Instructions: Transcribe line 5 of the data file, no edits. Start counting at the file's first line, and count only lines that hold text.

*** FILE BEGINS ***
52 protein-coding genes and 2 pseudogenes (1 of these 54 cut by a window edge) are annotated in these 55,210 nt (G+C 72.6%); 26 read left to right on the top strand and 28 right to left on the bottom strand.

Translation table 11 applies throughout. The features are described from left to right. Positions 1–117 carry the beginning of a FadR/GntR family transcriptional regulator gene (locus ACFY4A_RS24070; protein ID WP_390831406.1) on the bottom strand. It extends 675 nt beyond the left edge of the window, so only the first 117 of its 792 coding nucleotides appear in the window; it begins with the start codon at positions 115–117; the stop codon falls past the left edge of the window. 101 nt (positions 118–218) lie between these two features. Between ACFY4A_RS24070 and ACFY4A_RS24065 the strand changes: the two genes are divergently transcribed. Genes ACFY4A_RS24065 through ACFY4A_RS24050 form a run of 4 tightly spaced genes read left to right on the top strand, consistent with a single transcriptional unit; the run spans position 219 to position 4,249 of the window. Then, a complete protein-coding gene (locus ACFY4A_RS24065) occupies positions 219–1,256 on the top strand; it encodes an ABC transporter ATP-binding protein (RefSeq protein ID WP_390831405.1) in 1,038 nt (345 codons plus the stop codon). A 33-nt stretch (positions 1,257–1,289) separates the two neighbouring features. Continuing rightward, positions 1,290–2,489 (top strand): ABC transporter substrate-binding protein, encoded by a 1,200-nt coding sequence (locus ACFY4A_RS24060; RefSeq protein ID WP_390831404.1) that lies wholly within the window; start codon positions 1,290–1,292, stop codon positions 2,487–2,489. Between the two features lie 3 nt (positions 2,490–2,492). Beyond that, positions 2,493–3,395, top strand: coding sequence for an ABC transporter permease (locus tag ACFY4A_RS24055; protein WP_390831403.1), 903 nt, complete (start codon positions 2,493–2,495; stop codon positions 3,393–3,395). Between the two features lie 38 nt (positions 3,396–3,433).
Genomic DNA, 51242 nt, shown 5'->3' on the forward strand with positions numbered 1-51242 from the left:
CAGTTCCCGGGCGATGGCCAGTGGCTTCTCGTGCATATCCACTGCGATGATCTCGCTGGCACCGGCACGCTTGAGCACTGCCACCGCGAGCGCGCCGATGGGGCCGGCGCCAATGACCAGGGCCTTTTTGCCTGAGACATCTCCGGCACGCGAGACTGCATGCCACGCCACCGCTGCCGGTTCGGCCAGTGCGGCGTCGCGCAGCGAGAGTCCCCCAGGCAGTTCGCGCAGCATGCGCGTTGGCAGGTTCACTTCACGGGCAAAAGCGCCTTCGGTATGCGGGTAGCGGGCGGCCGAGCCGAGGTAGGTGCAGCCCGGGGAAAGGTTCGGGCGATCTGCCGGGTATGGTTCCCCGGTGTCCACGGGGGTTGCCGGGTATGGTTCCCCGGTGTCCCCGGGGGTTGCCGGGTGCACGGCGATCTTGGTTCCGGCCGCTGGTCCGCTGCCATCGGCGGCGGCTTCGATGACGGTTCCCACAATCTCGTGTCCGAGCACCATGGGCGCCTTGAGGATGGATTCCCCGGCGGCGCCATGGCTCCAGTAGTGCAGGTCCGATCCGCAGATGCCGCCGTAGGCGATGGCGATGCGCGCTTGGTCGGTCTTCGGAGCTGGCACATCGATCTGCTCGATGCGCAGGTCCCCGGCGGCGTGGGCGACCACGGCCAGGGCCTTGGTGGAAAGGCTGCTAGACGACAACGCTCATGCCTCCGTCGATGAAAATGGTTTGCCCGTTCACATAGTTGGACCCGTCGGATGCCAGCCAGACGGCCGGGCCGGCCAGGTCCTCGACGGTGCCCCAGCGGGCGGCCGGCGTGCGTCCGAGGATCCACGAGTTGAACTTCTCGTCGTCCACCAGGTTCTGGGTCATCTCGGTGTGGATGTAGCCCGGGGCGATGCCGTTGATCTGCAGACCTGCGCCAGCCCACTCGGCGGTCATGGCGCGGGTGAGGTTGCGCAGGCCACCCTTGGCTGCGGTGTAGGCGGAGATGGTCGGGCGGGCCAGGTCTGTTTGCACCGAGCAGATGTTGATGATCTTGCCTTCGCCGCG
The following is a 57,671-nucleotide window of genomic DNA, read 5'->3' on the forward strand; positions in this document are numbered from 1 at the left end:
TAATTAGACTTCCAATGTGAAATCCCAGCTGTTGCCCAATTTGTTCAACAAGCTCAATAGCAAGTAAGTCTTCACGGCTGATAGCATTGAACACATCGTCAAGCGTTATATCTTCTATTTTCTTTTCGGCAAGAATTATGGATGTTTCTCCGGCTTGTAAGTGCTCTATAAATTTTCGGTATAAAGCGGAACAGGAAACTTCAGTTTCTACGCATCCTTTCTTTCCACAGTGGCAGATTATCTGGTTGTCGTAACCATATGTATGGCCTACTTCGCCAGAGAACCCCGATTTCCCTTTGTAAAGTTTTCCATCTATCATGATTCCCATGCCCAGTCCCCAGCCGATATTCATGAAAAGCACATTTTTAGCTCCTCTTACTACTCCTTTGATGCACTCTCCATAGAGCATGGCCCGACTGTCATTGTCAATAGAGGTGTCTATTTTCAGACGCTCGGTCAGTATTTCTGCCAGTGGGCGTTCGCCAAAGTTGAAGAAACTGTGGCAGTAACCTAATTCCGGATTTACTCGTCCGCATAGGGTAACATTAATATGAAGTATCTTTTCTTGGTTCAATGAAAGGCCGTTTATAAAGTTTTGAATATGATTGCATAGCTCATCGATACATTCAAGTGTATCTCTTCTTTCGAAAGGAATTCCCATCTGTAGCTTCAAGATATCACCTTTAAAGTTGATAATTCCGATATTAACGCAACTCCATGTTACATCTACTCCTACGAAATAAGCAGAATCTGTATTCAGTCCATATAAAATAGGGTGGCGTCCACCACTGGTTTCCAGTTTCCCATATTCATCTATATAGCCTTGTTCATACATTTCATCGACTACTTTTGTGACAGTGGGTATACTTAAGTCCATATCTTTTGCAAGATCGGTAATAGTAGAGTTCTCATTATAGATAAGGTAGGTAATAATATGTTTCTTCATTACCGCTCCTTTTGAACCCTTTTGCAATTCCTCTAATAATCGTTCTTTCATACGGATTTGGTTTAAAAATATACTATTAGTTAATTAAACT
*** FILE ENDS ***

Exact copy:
The following is a 57,671-nucleotide window of genomic DNA, read 5'->3' on the forward strand; positions in this document are numbered from 1 at the left end: